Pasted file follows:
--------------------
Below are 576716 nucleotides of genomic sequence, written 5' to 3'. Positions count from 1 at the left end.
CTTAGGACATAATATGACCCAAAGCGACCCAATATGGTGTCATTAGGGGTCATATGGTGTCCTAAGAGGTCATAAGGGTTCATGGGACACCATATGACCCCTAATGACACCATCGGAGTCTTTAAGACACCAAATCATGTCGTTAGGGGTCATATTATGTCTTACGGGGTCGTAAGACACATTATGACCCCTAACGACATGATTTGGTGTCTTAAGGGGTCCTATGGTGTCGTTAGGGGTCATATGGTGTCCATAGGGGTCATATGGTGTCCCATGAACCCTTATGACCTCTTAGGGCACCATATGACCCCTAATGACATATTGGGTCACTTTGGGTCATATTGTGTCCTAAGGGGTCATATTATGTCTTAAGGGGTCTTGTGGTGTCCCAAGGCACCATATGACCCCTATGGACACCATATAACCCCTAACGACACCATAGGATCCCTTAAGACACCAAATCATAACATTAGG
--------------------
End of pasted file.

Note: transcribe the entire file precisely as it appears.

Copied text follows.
Below are 576716 nucleotides of genomic sequence, written 5' to 3'. Positions count from 1 at the left end.
CTTAGGACATAATATGACCCAAAGCGACCCAATATGGTGTCATTAGGGGTCATATGGTGTCCTAAGAGGTCATAAGGGTTCATGGGACACCATATGACCCCTAATGACACCATCGGAGTCTTTAAGACACCAAATCATGTCGTTAGGGGTCATATTATGTCTTACGGGGTCGTAAGACACATTATGACCCCTAACGACATGATTTGGTGTCTTAAGGGGTCCTATGGTGTCGTTAGGGGTCATATGGTGTCCATAGGGGTCATATGGTGTCCCATGAACCCTTATGACCTCTTAGGGCACCATATGACCCCTAATGACATATTGGGTCACTTTGGGTCATATTGTGTCCTAAGGGGTCATATTATGTCTTAAGGGGTCTTGTGGTGTCCCAAGGCACCATATGACCCCTATGGACACCATATAACCCCTAACGACACCATAGGATCCCTTAAGACACCAAATCATAACATTAGG